Even when spoken with good intent, “cheer up, buddy.” Is the kryptonite of a depressed person. Believe it or not, this phrase will make someone with depression feel even worse. It’s the equivalent of telling a blind person to “watch where you’re going” if they accidentally bump into you. If they could use their own force of will to climb out of the hole that is their mental illness, 10/10 people suffering from depression absolutely would. The fact of the matter is, clinical depression is a biological illness resulting from a chemical imbalance in the brain. There is no known cure for depression as of yet, only methods of treatment and sheer willpower is not one of them. Instead of telling a depressed person to cheer up, pay them a compliment or tell them you are genuinely happy to see them. Small acts of compassion go a long way for a depressed person.
Misconception #3: Being depressed is the same as having depression
Being depressed and having depression share a lot in common. They often have similar symptoms, feelings, and even intensity. But the two terms are not interchangeable, they each mean something different. For instance, while you cannot have depression without being depressed, you can be depressed without having depression. three important differences sperate the two. Cause, duration and treatability. We must look at each term individually to be able to understand how they differ.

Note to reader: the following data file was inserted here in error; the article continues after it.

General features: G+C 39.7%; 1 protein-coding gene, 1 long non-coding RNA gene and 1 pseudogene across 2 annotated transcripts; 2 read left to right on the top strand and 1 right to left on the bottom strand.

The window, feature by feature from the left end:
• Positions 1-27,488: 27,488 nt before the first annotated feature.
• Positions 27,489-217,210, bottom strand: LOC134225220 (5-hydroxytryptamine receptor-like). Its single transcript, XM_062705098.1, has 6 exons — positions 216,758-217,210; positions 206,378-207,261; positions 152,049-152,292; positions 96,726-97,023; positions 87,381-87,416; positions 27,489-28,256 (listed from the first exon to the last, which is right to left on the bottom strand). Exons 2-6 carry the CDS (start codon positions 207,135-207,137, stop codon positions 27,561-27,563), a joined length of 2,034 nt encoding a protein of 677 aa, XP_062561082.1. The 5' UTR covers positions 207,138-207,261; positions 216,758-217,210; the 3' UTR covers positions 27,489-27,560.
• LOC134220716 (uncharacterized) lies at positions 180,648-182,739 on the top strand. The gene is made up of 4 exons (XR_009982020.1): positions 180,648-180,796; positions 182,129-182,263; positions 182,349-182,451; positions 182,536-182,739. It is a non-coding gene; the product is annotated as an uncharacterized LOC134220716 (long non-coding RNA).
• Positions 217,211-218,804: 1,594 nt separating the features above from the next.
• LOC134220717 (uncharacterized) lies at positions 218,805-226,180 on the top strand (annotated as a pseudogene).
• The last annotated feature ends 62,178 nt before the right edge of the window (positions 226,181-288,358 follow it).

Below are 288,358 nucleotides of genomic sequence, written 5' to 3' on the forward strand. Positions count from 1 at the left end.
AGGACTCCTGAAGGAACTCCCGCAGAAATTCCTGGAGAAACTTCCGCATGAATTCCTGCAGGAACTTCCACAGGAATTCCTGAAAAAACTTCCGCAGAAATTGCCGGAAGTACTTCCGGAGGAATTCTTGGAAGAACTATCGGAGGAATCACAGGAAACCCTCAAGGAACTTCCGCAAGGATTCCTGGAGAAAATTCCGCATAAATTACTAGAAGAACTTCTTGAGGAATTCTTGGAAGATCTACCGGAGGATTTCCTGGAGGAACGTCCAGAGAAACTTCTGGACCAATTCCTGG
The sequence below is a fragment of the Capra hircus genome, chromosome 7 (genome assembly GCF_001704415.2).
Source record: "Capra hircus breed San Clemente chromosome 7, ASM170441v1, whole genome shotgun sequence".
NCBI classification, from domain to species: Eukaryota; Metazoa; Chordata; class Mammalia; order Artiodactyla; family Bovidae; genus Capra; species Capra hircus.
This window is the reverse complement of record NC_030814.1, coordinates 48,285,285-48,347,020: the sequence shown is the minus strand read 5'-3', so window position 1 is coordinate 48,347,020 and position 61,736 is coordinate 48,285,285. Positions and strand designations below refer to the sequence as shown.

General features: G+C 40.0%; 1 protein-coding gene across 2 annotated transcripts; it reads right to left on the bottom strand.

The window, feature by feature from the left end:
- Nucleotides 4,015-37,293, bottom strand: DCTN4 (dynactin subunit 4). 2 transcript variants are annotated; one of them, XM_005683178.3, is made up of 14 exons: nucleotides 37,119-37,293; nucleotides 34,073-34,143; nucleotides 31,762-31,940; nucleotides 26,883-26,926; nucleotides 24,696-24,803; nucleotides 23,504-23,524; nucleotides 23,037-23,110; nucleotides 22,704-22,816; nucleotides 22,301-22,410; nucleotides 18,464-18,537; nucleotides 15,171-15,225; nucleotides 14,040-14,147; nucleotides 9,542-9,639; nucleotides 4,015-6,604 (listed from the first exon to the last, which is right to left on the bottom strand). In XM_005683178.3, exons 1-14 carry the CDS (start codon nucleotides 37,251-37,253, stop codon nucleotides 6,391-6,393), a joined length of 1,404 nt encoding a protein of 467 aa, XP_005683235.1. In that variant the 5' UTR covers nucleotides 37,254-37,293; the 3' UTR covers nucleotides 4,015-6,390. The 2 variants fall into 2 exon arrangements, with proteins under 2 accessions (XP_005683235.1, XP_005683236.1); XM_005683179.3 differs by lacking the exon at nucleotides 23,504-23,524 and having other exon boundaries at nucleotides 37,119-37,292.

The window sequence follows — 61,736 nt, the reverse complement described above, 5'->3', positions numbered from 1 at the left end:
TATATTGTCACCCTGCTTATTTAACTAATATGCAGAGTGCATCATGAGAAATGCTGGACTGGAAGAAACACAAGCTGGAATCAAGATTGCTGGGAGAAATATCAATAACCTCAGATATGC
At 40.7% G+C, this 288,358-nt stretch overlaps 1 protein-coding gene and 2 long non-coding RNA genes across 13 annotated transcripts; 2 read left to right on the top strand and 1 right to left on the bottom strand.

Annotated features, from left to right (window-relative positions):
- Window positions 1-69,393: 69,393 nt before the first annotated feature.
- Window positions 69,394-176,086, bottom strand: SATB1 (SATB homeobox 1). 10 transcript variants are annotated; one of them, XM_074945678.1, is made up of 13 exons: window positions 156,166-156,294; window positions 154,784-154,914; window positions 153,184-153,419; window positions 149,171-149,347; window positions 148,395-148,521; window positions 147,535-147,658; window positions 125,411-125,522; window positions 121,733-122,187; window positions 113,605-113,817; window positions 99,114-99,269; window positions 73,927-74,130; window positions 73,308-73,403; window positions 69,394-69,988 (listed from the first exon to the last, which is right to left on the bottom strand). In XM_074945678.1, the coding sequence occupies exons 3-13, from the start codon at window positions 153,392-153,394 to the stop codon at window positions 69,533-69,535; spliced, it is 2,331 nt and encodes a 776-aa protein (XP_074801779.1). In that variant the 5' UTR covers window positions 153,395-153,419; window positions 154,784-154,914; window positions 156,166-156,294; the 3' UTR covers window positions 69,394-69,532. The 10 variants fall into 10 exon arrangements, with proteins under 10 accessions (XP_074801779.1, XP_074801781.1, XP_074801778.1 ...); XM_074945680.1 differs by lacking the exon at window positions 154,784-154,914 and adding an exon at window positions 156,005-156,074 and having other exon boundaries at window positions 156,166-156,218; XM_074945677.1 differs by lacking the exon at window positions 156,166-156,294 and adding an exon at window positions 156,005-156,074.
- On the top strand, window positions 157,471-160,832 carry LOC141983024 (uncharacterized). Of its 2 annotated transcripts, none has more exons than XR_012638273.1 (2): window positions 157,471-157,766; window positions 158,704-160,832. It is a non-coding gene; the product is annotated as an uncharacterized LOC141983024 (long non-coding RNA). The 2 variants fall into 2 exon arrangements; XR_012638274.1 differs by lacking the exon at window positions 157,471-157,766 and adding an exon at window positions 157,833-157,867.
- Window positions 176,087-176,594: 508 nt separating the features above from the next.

An otherwise mentally healthy person who experiences a period of being depressed will usually have a reason for their plummet in mental health. An overbearing amount of stress, mental burnout, financial struggles, a break up or divorce, getting fired, unresolved traumas of the past, insecurities, and a plethora of other causes could be contributing factors in a person becoming depressed. It could be one or a combination of reasons, but there are usually discernable reasons which lead to the mental decline. Although a person can remain in a depressed state of mind for a long while, spanning weeks or even months, it is not permanent. ‘Depressive episodes’ can even occur in multiple waves throughout a given time period if the sufferer does not properly treat the symptoms as they present themselves. This leads to the final variable: treatability. A person who does not have depression, but is going through a depressive episode may see dramatic results and even the “curing” of the depression through treatments. Treatments such as seeing a therapist, making peace with the past, changing financial, spatial, or relationship situations, exercising, healthy eating, and taking small, habitual actions toward the betterment of the mind will usually result in a gradual improvement of mental health and eventual eradication of the depressive symptoms.